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Can sombody Explains me about joins?

Inner join selects common data based on where condition.

Left outer join selects all data from left irrespective of common but takes common data from right table and vice versa for Right outer.

I know the basics but question stays when it comes to join for than 5, 8, 10 tables.

Suppose I have 10 tables to join. If I have inner join with the first 5 tables and now try to apply a left join with the 6th table, now how the query will work?

I mean to say now the result set of first 5 tables will be taken as left table and the 6th one will be considerded as Right table? Or only Fifth table will be considered as left and 6th as right? Please help me regarding this.

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1  
Visual Representation of SQL Joins –  John Woo Apr 13 '13 at 11:34

3 Answers 3

up vote 14 down vote accepted

When joining multiple tables the output of each join logically forms a virtual table that goes into the next join.

So in the example in your question the composite result of joining the first 5 tables would be treated as the left hand table.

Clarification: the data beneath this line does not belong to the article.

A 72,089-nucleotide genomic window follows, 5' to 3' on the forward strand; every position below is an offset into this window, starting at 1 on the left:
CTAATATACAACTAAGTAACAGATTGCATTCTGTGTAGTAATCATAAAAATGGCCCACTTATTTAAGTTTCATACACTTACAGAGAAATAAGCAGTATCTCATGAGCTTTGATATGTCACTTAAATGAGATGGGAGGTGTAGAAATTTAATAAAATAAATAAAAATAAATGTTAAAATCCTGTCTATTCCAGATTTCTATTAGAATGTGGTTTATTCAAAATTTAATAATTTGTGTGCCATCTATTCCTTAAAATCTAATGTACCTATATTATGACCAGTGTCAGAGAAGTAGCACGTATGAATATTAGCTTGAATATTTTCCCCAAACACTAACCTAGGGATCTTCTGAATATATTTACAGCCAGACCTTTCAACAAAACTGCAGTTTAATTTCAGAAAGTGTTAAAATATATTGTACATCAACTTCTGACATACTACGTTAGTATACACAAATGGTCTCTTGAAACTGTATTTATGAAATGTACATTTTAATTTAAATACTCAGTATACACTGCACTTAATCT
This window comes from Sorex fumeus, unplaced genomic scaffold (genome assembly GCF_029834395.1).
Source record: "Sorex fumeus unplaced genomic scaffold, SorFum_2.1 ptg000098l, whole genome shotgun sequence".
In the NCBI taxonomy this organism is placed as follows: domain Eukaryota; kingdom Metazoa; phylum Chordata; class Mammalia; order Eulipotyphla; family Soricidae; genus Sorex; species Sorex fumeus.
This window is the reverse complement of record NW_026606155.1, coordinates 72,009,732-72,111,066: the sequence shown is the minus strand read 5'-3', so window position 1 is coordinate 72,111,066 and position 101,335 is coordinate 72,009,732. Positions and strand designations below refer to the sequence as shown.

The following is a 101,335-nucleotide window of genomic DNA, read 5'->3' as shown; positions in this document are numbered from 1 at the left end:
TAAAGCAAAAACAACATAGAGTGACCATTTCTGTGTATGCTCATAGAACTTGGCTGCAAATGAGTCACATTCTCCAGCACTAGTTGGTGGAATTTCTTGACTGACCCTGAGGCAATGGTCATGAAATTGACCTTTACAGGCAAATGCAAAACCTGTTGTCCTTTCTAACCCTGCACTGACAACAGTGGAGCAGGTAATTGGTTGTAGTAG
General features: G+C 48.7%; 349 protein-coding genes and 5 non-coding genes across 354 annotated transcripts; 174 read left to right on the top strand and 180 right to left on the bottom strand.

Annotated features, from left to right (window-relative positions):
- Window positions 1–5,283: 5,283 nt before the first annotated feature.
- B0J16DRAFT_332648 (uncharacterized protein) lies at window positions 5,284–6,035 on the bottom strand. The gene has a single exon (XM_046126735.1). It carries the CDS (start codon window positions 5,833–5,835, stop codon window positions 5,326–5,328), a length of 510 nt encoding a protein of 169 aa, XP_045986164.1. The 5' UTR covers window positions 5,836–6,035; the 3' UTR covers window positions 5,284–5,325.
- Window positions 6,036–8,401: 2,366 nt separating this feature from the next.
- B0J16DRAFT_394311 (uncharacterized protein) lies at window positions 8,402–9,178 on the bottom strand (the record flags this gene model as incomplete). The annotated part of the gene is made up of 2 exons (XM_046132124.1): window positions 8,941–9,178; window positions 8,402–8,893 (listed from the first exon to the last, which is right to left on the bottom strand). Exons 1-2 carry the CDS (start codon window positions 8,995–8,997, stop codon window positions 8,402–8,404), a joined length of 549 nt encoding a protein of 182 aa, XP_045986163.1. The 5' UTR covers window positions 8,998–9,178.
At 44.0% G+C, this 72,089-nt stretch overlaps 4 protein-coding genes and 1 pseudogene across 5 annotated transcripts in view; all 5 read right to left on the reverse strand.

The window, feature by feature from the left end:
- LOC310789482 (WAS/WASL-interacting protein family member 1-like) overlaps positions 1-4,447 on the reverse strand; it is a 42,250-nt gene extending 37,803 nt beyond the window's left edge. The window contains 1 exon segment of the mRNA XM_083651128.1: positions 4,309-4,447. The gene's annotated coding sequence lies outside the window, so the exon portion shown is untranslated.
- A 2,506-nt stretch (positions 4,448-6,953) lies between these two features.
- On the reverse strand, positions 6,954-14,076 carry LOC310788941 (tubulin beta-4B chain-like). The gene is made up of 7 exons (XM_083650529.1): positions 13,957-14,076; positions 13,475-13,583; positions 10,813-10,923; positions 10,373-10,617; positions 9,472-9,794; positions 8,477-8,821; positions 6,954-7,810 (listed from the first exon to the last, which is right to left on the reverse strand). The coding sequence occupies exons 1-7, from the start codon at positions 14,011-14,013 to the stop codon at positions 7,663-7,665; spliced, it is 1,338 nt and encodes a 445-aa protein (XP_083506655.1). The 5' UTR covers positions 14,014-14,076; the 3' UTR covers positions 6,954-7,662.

See Itzik Ben-Gan's Logical Query Processing Poster for more about this.

The virtual tables involved in the joins can be controlled by positioning the ON clause. For example

SELECT *
FROM   T1
       INNER JOIN T2
         ON T2.C = T1.C
       INNER JOIN T3
                  LEFT JOIN T4
                    ON T4.C = T3.C
         ON T3.C = T2.C 

is equivalent to (T1 Inner Join T2) Inner Join (T3 Left Join T4)

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2  
re "The virtual tables ... can be controlled by positioning the ON clause" Cool! Do all common SQL dialects observe that? –  Pieter Geerkens Apr 13 '13 at 14:31
2  
@PieterGeerkens - Yes it's ANSI SQL. e.g. Postgres Fiddle and MySQL Fiddle. Though MySQL requires parentheses. –  Martin Smith Apr 13 '13 at 19:34

It's helpful to think of JOIN's in sequence, so the former is correct.

SELECT *
  FROM a
  INNER JOIN b ON b.a = a.id
  INNER JOIN c ON c.b = b.id
  LEFT JOIN d ON d.c = c.id
  LEFT JOIN e ON e.d = d.id

Would be all the fields from a and b and c where all the ON criteria match, plus the values from d where its criteria match plus all the contents of e where all its criteria match.

I know RIGHT JOIN is perfectly acceptable, but I've found in my experience that it's unnecessary - I almost always just join things from left to right.

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> Simple INNER JOIN VIEW code...

CREATE VIEW room_view
AS SELECT a.*,b.*
FROM j4_booking a INNER JOIN j4_scheduling b
on a.room_id = b.room_id;
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